The history of Marawi, the country’s only Islamic city, is inextricably linked to the career of two of AFP’s best men: Gen. Felix Brawner Jr and Brig. Gen. Romeo Brawner Jr.
The two generations of Brawners have served Marawi. Both of them led the government troops that helped maintain peace in the city in separate time in history.
Gen. Felix Brawner, Jr is the first Brawner who went to Marawi in the late 70s during the height of the Muslim rebellion in Mindanao. He was then an army major, who just came from successful military missions against communist rebels in Isabela when he was sent to Cotabato.
Later promoted to lieutenant colonel in 1980, Felix Jr became the commander of the Philippine Army brigade assigned to Marawi. He said he changed the system and restored peace in the city during his stay there.
As commander, he had to deal not only with concerns about military operations but also with discipline issues among his men.
“When I was there, I changed the system,” Felix Jr. said. “We had problems with our troops, especially on discipline and I resolved that”.
He recalled that once he sent a battalion to conduct military operation in a place near the camp but before noon that day, he received a call from the governor, complaining about the troops confiscating items – chicken, food, bolos, malong, etc.- from the people in the communities.
Felix Jr immediately ordered the operation to stop and he asked his men to report back to the camp on Signal Hill where for two hours, he lectured the soldiers on proper behavior.
After the lecture, he asked the men open their packs and bring out everything that they took from the civilians. Three sacks of various items were collected.
Then Felix Jr called the vice governor and asked him to help return the items back to the people in Kapai. The vice governor went to the camp, got the items and returned it to the people.
The next day, the vice governor visited Felix Jr again and told him: “Colonel, the people are happy with what you did. Can we write an article about you, the good colonel?”
The colonel declined and answered kindly: “Please do not do that. I have already admonished my men and got what they did there. Now to me that’s enough. They will not do it again.”
From that time on, the colonel did not receive any more complaints or reports of soldiers plundering communities in Marawi during military raids or operations.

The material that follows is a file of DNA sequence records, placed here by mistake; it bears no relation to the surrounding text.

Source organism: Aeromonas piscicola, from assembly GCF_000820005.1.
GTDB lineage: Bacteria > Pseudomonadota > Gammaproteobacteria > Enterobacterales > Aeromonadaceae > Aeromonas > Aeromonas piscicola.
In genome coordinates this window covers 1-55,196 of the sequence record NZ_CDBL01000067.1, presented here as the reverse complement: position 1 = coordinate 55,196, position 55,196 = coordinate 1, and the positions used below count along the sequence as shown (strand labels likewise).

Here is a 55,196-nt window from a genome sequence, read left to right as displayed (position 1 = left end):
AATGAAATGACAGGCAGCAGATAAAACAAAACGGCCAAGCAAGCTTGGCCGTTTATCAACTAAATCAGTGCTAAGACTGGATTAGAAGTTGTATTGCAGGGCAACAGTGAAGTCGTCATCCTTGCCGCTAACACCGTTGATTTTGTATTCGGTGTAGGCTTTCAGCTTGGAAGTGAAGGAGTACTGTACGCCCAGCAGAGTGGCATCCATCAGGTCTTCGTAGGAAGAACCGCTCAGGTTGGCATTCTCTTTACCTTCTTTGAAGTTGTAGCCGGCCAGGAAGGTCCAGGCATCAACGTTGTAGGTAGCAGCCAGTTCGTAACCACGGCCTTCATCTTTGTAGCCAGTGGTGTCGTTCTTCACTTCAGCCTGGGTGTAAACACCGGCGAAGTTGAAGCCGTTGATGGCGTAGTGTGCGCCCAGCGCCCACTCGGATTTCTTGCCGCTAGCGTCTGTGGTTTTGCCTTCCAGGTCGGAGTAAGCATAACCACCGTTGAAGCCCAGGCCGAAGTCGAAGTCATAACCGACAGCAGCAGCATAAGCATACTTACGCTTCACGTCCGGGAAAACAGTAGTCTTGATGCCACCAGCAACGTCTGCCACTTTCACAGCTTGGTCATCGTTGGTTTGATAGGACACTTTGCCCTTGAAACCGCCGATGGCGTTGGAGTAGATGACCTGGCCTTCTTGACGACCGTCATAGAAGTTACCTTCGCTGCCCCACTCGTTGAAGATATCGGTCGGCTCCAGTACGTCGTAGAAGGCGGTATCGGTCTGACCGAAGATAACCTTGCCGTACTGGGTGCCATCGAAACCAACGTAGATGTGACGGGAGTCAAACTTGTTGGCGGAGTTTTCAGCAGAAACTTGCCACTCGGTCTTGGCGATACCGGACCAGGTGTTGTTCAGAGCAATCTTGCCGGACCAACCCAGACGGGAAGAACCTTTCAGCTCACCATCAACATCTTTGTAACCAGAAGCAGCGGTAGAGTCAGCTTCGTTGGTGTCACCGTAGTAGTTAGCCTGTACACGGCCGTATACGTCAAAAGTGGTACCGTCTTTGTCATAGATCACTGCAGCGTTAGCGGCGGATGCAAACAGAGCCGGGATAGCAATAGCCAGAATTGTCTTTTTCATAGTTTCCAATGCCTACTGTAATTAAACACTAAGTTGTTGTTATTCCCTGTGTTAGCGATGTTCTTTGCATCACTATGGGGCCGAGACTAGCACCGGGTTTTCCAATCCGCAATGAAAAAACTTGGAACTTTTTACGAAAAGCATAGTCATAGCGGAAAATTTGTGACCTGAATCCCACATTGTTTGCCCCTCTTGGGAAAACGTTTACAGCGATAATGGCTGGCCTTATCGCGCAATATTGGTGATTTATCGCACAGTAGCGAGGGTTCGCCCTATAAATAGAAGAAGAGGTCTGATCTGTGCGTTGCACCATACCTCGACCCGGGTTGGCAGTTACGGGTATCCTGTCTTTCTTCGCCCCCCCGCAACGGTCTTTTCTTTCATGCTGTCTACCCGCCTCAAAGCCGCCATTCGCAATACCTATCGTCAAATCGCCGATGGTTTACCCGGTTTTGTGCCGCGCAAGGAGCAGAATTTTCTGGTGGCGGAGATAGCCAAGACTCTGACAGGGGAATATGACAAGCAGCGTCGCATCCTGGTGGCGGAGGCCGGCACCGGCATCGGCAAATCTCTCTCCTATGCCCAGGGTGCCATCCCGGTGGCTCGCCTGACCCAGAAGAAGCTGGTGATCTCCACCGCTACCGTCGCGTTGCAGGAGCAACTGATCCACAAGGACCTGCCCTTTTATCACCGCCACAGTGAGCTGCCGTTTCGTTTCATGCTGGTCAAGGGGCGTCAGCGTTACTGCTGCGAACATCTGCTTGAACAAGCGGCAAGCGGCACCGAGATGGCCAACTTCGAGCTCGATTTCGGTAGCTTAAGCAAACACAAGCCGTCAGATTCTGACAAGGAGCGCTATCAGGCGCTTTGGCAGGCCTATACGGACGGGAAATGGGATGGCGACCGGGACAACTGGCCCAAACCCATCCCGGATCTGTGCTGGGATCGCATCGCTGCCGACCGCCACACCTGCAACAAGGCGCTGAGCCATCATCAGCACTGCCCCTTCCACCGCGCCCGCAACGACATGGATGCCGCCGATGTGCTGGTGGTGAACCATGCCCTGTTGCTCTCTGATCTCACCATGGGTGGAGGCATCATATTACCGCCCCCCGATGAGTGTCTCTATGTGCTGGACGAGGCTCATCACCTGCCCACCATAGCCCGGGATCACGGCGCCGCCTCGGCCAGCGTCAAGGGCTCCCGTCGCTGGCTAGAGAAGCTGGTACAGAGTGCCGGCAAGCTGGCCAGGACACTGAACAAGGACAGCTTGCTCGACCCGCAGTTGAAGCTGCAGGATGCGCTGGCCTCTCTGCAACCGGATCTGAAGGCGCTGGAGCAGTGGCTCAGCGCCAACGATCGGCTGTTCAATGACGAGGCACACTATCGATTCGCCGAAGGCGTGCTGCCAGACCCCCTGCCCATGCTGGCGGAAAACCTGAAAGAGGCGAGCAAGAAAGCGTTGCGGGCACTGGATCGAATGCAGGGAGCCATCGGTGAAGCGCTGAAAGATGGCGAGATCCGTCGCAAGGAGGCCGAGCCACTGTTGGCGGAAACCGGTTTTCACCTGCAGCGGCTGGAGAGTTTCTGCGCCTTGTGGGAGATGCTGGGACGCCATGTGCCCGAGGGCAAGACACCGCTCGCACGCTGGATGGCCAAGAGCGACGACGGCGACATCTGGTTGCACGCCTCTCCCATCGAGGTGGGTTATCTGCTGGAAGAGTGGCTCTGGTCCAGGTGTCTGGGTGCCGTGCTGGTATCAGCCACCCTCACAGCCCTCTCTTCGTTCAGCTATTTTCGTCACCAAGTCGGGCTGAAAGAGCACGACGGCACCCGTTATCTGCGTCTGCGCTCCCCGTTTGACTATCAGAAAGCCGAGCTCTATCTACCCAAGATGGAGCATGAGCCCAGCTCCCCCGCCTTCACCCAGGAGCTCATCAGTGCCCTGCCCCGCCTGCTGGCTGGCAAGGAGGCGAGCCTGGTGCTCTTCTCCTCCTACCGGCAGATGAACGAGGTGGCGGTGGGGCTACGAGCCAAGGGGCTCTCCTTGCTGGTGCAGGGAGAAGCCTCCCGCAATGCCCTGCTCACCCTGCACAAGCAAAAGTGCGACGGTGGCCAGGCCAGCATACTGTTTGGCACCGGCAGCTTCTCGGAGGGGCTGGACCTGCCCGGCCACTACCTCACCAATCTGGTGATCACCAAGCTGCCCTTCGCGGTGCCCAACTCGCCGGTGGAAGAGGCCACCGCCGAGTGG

There was another story which involved a soldier who fired his gun indiscriminately one night. The following day, the colonel ordered the erring soldier disarmed and had him officially discharged that same day.
From that day on, no sounds of gunfire were heard in Marawi at night, from either the military or civilian side.
During his stint in Marawi, Felix Jr did his best to build and establish good relations with the Muslims through mutual respect, trust and understanding.
Once, the colonel went alone, unescorted, to watch a cultural show on invitation of Governor Ali Dimaporo. The musical play was held in an undisclosed remote village in Marawi. Trusting the governor, the colonel accepted the invitation and he went alone with him to the event.
While the show was going on, someone mentioned on the microphone that “Colonel (Felix) Brawner is here with Governor Dimaporo’s party”. Everyone froze but nothing happened although the colonel said that when he looked around he saw “a lot of armed men and I know that they were all members of their forces.”
Felix Jr also recalled that he had many Muslims officers with him even when he was operating in Isabela. He trusted and treated them fairly like other soldiers. He said that when he was transferred to Marawi, the Muslim officers also asked to be transferred with him. They followed him in Mindanao. He also remembered one brave lieutenant from Jolo who was with him.
In 1982, while still serving in Marawi, Felix Jr was promoted to the rank of general.
“So during my service in Marawi, I made it peaceful. That’s why when my nephew was there and he left, he requested that they return there. So he went back there until he was brought back to PMA as a commandant. Like him, I was promoted when I was in Marawi, “Gen Felix Brawner recalled.
His nephew, Col. Romeo Brawner, Jr. was the second Brawner to serve Marawi. He was part of the command group which ended the terrorist siege of Marawi City. After the battle, he returned to Manila but was recalled and sent back to Marawi to help with the rehabilitation. He is now a brigadier general and the superintendent of Philippine Military Academy (PMA).
Gen. Felix Brawner Jr retired from military service in 1988. Now living a happy and fulfilled life as civilian, he will turn 86 on July 4.
(Excerpts from a book being written on the life of Gen. Felix Brawner, Jr.)
M.L. Salvacion is a freelance writer. He worked for various online and offline publications. He is currently writing the biography of Gen. Brawner.